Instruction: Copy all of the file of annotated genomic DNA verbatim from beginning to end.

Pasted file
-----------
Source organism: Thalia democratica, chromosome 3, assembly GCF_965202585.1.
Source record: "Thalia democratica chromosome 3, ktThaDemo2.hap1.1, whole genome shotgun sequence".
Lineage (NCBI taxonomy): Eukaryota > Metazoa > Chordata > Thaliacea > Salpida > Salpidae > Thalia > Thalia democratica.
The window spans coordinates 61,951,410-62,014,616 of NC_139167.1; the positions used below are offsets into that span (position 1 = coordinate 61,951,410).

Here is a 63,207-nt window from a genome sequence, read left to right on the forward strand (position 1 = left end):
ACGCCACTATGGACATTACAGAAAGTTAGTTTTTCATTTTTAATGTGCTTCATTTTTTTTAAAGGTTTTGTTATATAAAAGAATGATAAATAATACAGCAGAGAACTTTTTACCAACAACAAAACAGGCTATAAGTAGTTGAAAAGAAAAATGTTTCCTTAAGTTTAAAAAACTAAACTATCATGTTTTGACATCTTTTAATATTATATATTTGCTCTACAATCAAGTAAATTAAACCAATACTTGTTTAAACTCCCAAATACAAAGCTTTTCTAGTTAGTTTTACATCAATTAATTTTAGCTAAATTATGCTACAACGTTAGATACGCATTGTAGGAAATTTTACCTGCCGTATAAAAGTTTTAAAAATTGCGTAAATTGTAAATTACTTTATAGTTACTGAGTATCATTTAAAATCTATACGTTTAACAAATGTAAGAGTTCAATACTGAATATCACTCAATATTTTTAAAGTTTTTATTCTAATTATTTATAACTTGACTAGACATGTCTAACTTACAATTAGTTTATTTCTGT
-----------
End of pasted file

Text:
Source organism: Thalia democratica, chromosome 3, assembly GCF_965202585.1.
Source record: "Thalia democratica chromosome 3, ktThaDemo2.hap1.1, whole genome shotgun sequence".
Lineage (NCBI taxonomy): Eukaryota > Metazoa > Chordata > Thaliacea > Salpida > Salpidae > Thalia > Thalia democratica.
The window spans coordinates 61,951,410-62,014,616 of NC_139167.1; the positions used below are offsets into that span (position 1 = coordinate 61,951,410).

Here is a 63,207-nt window from a genome sequence, read left to right on the forward strand (position 1 = left end):
ACGCCACTATGGACATTACAGAAAGTTAGTTTTTCATTTTTAATGTGCTTCATTTTTTTTAAAGGTTTTGTTATATAAAAGAATGATAAATAATACAGCAGAGAACTTTTTACCAACAACAAAACAGGCTATAAGTAGTTGAAAAGAAAAATGTTTCCTTAAGTTTAAAAAACTAAACTATCATGTTTTGACATCTTTTAATATTATATATTTGCTCTACAATCAAGTAAATTAAACCAATACTTGTTTAAACTCCCAAATACAAAGCTTTTCTAGTTAGTTTTACATCAATTAATTTTAGCTAAATTATGCTACAACGTTAGATACGCATTGTAGGAAATTTTACCTGCCGTATAAAAGTTTTAAAAATTGCGTAAATTGTAAATTACTTTATAGTTACTGAGTATCATTTAAAATCTATACGTTTAACAAATGTAAGAGTTCAATACTGAATATCACTCAATATTTTTAAAGTTTTTATTCTAATTATTTATAACTTGACTAGACATGTCTAACTTACAATTAGTTTATTTCTGT